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Machine Learning Helps Master Imaginary Keyboards

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Jiya Saini
Jiya Saini is a Journalist and Writer at Revyuh.com. She has been working with us since January 2018. After studying at Jamia Millia University, she is fascinated by smart lifestyle and smart living. She covers technology, games, sports and smart living, as well as good experience in press relations. She is also a freelance trainer for macOS and iOS, and In the past, she has worked with various online news magazines in India and Singapore. Email: jiya (at) revyuh (dot) com

Korean engineers developed and tested the effectiveness of the imaginary keyboards for touchscreens – the users participating in the study did not receive any restrictions on working with the keyboard and placed their hands anywhere on the touch panel using imaginary keys in the QWERTY layout. Recognition accuracy of text typed on an invisible keyboard exceeded 95 percent, and typing speed exceeded 45 words per minute.

Many modern devices lack hardware keyboards – in the vast majority of cases, tablets, smartphones and terminals use touchscreens. However, this approach often leads to a decrease in typing speed – when using hardware keyboards, a person feels a keystroke, so he can type quickly using the blind method. On-screen keyboards cannot give such feedback (the maximum is vibration to indicate registration of pressing), therefore, users have significantly reduced typing speed and reduced the number of fingers used to print. As an alternative to character-by-character typing, various gesture input methods are offered (e.g. Swype) however, they also make mistakes, including because they rely heavily on the prediction of the typed text. In addition, this does not solve the problem of blind typing – the user still has to look at the keyboard.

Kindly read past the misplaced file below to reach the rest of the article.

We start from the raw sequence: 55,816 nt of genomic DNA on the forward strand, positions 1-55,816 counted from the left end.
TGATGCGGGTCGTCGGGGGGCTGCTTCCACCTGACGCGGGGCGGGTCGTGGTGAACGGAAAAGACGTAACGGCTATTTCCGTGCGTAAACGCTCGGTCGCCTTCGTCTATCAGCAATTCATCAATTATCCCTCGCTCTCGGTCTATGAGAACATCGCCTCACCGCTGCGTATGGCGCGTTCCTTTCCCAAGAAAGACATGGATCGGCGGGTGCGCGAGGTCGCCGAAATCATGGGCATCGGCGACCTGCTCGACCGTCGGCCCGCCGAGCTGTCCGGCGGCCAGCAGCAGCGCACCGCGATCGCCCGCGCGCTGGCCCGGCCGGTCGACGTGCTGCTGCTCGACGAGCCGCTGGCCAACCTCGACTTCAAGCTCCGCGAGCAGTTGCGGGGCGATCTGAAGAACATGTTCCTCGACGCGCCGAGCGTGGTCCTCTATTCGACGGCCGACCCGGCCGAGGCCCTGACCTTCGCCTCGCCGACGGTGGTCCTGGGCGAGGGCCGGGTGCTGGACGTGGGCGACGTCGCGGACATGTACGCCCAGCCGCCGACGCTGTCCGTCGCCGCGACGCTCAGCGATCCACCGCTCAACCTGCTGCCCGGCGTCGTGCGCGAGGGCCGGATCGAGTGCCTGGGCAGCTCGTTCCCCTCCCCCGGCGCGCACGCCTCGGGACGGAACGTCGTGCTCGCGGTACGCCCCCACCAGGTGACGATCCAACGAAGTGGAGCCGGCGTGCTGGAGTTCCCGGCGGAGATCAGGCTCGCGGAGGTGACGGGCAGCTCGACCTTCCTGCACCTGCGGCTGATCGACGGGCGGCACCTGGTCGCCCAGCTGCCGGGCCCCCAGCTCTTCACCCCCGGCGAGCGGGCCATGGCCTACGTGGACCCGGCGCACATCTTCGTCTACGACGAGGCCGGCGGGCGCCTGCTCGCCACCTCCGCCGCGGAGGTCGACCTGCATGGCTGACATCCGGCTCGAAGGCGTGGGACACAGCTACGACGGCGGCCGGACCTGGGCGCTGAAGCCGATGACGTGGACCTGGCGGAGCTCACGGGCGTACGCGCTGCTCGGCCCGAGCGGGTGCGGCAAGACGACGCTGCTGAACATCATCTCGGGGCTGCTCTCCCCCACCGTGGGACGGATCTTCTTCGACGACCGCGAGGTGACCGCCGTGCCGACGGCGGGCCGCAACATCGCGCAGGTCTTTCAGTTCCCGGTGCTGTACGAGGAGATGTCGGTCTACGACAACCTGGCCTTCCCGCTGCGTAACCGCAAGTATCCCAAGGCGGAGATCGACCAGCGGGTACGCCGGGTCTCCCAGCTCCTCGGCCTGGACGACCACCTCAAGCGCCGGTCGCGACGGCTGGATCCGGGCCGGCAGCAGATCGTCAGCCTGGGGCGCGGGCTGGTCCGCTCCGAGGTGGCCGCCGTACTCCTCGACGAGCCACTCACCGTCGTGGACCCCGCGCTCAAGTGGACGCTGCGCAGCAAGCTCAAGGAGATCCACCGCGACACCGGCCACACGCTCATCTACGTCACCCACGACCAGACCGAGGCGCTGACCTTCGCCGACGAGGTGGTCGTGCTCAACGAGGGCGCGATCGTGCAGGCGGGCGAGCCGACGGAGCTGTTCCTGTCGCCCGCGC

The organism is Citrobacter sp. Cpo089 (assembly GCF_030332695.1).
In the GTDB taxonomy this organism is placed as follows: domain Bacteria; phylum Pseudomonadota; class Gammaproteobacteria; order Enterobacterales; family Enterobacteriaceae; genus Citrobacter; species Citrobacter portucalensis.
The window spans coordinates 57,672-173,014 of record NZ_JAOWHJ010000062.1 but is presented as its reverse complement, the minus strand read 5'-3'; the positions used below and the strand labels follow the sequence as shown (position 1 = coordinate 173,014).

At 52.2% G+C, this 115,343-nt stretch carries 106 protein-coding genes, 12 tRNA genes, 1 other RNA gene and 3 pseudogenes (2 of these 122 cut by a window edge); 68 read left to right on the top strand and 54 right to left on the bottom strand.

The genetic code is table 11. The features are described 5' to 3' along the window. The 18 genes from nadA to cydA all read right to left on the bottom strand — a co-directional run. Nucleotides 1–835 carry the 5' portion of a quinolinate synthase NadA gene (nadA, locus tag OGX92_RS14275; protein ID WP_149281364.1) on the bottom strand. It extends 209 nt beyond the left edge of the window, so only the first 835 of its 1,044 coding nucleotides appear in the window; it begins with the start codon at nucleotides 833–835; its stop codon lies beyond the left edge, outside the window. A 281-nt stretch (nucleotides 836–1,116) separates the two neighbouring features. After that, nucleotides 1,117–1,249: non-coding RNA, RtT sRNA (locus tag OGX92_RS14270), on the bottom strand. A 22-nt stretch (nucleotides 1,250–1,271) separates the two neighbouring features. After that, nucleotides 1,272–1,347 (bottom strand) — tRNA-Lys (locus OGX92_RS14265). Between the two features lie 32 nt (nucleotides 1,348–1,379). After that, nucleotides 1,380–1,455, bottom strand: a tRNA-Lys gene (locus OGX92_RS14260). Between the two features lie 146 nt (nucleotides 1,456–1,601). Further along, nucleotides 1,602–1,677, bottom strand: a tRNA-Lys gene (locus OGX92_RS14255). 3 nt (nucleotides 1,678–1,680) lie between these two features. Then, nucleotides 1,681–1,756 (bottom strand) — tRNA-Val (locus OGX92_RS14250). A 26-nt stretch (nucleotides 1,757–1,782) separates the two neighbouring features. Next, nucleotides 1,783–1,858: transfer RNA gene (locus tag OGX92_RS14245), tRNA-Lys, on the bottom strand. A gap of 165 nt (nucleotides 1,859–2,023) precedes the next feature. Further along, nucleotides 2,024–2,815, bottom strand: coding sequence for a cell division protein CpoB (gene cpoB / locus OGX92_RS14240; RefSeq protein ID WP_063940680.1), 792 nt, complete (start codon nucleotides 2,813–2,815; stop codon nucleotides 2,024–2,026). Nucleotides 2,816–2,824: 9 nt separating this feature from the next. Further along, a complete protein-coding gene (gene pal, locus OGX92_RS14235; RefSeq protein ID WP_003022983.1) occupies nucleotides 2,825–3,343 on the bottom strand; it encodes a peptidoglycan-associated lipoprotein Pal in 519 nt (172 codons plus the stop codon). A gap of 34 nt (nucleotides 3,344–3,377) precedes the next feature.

Ue-Hwan Kim and his colleagues at the Korea Institute of Advanced Technology (KAIST) suggested using an imaginary, invisible keyboards for touch typing on touch surfaces that is not limited to a fixed key layout. Engineers have developed a decoder algorithm that, with the help of deep learning and long-term short-term memory implemented by controlled recursive blocks, recognizes characters typed by a person from pressing sequences. The decoder remembers as a context a certain amount of previous data typed by the user, which improves the accuracy of input recognition.

At first, the researchers needed to collect the initial data set for training the algorithm, so they invited 43 volunteers (11 women and 32 men aged 22 to 32 years) to type text on the stand, which consisted of two screens – one was used to display the text, and the second (touch) played the role of a keyboard, only two buttons were displayed on it: “Delete” (to start typing a fragment of text again) and “Continue” (to move to the next fragment). More than a screen with a touchscreen did not display anything, engineers suggested that volunteers simply type in text, like on a regular on-screen keyboard. After warming up 20 sentences, participants were given 150–160 sentences for typing (without rarely used characters, only Latin, spaces, period, apostrophe and comma). As a result, the authors collected 7,245 phrases, which corresponded to 196,194 clicks on imaginary keys. At the same time, the collected point clouds on average really corresponded to the standard QWERTY layout, which confirmed the authors’ assumption that users can really type blindly even without tactile feedback.